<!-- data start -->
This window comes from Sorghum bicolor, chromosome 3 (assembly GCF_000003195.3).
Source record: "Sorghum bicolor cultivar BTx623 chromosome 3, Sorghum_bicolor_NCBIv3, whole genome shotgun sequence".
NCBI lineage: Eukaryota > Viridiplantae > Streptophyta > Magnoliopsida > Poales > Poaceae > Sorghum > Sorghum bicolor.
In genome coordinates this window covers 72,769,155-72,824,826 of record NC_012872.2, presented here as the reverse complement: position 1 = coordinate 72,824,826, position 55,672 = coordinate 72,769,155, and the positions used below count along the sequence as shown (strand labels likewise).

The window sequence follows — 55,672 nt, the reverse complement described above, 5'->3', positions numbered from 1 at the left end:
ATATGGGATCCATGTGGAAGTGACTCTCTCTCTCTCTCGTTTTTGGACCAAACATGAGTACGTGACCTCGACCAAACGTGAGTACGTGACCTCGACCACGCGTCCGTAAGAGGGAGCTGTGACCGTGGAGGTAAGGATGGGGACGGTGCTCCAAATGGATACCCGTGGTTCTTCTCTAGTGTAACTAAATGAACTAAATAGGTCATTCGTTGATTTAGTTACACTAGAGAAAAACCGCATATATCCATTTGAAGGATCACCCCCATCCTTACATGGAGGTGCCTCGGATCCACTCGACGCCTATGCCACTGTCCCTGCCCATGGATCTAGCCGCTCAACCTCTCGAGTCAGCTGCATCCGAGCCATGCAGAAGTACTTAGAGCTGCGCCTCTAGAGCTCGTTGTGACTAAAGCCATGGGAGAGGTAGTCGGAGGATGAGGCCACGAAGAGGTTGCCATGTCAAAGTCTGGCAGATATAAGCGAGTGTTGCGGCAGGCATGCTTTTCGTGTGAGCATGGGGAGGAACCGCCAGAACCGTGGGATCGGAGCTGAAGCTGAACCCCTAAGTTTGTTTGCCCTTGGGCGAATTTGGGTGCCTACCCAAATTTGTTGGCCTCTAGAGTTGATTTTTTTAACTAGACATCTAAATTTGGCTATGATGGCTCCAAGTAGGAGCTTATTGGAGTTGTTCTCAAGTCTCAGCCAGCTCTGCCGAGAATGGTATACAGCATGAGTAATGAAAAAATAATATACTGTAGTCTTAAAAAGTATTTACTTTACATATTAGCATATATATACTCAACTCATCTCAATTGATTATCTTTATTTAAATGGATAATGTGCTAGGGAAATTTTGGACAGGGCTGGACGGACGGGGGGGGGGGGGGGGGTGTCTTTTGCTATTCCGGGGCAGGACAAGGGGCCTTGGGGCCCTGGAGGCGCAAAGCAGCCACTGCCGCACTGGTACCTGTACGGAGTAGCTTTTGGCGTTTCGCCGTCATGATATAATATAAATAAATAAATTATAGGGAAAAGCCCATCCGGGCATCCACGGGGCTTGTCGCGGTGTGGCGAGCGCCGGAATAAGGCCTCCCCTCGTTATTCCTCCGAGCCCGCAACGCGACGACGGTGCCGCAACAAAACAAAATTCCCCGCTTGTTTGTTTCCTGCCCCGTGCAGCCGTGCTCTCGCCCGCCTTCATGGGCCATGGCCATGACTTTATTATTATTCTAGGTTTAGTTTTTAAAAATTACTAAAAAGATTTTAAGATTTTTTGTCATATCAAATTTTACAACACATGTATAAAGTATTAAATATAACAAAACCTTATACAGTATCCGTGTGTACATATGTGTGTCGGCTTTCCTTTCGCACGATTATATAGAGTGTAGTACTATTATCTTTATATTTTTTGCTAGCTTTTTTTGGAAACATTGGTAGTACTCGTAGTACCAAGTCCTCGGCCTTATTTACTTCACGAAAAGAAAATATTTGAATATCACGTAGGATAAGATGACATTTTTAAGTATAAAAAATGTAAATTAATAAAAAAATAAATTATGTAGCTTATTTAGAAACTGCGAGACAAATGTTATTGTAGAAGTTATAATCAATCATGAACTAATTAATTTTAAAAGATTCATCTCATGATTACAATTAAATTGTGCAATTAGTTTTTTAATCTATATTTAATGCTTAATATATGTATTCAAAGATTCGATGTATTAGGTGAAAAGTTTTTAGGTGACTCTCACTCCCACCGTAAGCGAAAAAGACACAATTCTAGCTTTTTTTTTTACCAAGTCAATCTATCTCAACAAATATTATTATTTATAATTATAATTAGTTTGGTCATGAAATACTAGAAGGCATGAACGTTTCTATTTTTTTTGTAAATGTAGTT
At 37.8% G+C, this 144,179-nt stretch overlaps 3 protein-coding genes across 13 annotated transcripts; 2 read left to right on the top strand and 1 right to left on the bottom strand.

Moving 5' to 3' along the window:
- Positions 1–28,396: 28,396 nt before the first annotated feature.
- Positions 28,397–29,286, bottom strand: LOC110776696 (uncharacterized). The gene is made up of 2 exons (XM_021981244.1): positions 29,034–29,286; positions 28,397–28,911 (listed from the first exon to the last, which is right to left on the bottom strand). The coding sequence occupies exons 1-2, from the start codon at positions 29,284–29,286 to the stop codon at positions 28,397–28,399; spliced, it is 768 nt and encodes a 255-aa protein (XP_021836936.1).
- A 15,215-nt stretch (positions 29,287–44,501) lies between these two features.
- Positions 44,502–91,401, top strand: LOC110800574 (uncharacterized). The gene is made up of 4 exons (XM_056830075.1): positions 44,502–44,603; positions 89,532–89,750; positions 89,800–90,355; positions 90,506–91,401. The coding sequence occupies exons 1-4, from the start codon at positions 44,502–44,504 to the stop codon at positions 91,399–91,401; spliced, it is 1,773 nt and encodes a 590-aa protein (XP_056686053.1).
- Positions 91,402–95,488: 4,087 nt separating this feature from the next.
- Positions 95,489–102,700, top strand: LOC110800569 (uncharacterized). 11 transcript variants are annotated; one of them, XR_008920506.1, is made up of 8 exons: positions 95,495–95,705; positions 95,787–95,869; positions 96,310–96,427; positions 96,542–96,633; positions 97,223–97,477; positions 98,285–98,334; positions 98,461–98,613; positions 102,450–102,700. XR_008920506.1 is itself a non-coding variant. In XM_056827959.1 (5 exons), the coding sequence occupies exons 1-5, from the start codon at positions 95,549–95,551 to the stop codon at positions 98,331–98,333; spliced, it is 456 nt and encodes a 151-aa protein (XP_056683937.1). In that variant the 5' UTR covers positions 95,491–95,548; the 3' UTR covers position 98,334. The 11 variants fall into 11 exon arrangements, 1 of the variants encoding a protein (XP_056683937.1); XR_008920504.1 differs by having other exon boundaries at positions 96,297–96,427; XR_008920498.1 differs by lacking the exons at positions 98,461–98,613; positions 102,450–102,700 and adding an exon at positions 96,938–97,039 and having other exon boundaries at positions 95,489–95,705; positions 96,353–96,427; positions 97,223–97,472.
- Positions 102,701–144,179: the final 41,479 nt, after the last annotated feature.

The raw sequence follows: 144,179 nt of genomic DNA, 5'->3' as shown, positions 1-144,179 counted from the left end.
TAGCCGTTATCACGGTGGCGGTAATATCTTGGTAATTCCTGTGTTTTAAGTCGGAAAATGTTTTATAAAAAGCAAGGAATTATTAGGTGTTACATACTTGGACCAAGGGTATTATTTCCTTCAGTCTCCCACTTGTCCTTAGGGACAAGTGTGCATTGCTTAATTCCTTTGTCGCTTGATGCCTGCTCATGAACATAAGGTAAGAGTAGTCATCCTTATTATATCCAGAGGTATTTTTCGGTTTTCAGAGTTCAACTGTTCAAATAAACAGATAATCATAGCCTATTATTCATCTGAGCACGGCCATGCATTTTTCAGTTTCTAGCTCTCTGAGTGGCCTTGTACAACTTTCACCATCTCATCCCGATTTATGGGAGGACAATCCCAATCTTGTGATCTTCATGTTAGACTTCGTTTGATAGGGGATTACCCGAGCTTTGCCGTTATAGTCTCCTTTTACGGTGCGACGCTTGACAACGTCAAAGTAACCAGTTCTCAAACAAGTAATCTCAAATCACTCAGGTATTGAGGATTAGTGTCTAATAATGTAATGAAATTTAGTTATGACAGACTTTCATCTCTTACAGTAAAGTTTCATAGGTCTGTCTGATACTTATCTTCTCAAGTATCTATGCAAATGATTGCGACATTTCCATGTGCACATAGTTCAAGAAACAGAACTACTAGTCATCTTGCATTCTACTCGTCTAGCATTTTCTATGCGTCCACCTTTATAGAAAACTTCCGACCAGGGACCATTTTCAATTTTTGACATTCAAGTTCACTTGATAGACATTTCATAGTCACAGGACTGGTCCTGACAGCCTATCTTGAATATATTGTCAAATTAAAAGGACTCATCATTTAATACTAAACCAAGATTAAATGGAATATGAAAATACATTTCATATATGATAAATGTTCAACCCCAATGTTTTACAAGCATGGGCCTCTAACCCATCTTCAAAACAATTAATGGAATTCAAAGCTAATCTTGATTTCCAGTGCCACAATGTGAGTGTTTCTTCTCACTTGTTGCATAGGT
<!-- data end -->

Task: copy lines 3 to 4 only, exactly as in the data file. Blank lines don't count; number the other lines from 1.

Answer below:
NCBI lineage: Eukaryota > Viridiplantae > Streptophyta > Magnoliopsida > Poales > Poaceae > Sorghum > Sorghum bicolor.
In genome coordinates this window covers 72,769,155-72,824,826 of record NC_012872.2, presented here as the reverse complement: position 1 = coordinate 72,824,826, position 55,672 = coordinate 72,769,155, and the positions used below count along the sequence as shown (strand labels likewise).